Peter Thiel and Mitt Romney invested $100 million in a company that wants to be the Apple of smart homes
That's a big number for any company, let alone one you might never have heard of.
Even more interestingly, that investment was co-lead by the famed investor and PayPal cofounder Peter Thiel, alongside Solamere Capital, a venture firm cofounded by Mitt and Tagg Romney.
It's Thiel's only known investment in the smart home industry. In fact, Vivint's whole existence is out of the ordinary for these kinds of massive venture deals.
Vivint doesn't really sell gadgets the way companies such Alphabet's Nest and Amazon do - in fact, beyond the smart home components it makes in-house, Vivint will sell you an Amazon Echo or a Nest Learning Thermostat, if you really want one.
Instead, Vivint sees itself more as a service than a product. Pay for a monthly service plan, which starts around $54/month, and their team of experts will come, install your smarter lights, thermostats, door locks, and whatever else, and show you how to control all of it from its signature Vivint Sky smartphone app.
If anything breaks, 24/7, Vivint has a dedicated customer service line to help you fix it. If it can't be fixed remotely, they'll send out a truck and do the swap ASAP. And its engineers are always integrating more products into the app.
Having experts handle the whole shebang is a welcome idea, given the weird, frustrating, and confusing state of the smart home market, where just getting started can be a huge headache.
"We don't sell a piece of hardware and walk away," says Vivint CEO and founder Todd Pedersen.
Vivint's business model has a lot of overhead, Pedersen says. The average customer gets $1,200 of product placed in their home covered by its service plan, and that's beyond the cost and manhours of getting everything installed. Pedersen says that if a customer ditches Vivint, it can take the company three and a half years to recoup that cost.
But customers like Vivint's service so much, Pedersen says, that among its million customers, the average length of an account with the company is nine years. More importantly, Vivint says that it posted $650 million in revenue in 2015, with $387 million in EBITDA, a measure of profitability.
Outside the echo chamber
Vivint's novel approach comes from outside of what Vivint President Alex Dunn calls "the Silicon Valley echo chamber."
It was founded in 1999 as APX Alarm Security Solutions, your stock-standard house alarm system dealer. Over time, its ambitions got grander: In 2006, it started doing the home alarm monitoring itself so it could own more customer relationships past the installation phase.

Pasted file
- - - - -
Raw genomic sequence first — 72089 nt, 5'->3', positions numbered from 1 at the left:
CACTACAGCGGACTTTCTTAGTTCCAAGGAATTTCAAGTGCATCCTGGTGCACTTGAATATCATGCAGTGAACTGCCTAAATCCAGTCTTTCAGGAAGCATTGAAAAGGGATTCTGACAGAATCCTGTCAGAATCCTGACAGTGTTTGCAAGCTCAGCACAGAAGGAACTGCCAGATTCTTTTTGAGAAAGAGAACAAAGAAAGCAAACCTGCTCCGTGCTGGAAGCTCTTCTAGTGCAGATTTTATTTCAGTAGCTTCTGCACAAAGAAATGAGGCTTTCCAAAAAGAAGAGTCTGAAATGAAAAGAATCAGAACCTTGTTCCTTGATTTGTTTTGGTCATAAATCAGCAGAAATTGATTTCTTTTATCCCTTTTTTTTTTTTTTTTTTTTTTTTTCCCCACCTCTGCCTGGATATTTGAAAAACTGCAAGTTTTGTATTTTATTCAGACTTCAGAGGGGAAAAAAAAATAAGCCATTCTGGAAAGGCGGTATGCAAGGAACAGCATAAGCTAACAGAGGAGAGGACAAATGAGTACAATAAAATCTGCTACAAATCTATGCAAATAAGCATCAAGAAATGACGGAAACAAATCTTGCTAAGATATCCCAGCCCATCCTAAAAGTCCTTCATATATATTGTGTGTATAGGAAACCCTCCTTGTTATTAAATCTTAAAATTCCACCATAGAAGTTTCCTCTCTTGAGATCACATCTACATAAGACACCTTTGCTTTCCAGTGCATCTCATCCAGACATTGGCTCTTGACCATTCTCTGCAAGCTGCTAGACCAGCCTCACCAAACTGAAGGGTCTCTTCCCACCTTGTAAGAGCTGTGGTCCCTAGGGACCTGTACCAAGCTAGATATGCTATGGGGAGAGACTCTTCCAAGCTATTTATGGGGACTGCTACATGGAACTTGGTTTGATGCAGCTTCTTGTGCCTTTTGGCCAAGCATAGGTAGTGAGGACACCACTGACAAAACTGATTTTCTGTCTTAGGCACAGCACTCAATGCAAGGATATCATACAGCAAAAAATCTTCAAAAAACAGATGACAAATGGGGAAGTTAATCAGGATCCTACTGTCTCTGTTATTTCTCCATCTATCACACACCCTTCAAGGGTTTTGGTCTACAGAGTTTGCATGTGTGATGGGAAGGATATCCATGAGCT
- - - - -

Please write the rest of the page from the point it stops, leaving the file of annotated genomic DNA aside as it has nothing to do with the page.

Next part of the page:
Tristan Fewings/Getty Images
By 2011,the company saw the smarthome trend coming and went to its alarm system suppliers to ask if they were working on anything that could help them make that transition. But they thought it was a fad, and weren't shy about telling Vivint as much.
"We were truthfully laughed at," says Pedersen.
Undeterred, Pedersen says that Vivint still believed in the smarthome and decided they'd do it themselves. In 2011, APX Alarm became Vivint Smart Home, with a $565 million loan from Goldman Sachs to bring its vision to fruition.
A system, not a product
In 2011, says Pedersen, Vivint's business was still 95% around home alarms. Nowadays that's totally shifted to 87% smarthomes.
Vivint's vision hinges on selling an experience, not a single product, says Pedersen. People don't want a gadget, and they certainly don't want to have to navigate the ever-changing world of smart home standardization.
They just want a smarter home that can help them save time, energy, and maybe impress their friends. And so, Vivint focuses on making sure customers have a good experience, hiding how the sausage is made. Pedersen likens it to how the Apple II was the first PC that took what had been something that was very much for hobbyists and made it accessible to normal people.
"I'm not buying a computer anymore, I'm buying a system," Pedersen says of the Apple II.
It's this totally integrated approach that appealed to Thiel, says Pedersen. It means Vivint can go to any customer, anywhere. and deploy teams that know exactly how to give a home a little more intelligence under the hood. It cuts down on complexity and makes it consumable to everyone, while also opening the door for customers to upgrade their plans later.
Which is why Vivint wanted to take the money in the first place, despite its disconnect from the world of Silicon Valley and its profitability says Pedersen. They already do business all across the United States, Canada, and New Zealand. Now, they want to do more, in more places, all over the world.
"For us, this is much, much more strategic," says Pedersen.
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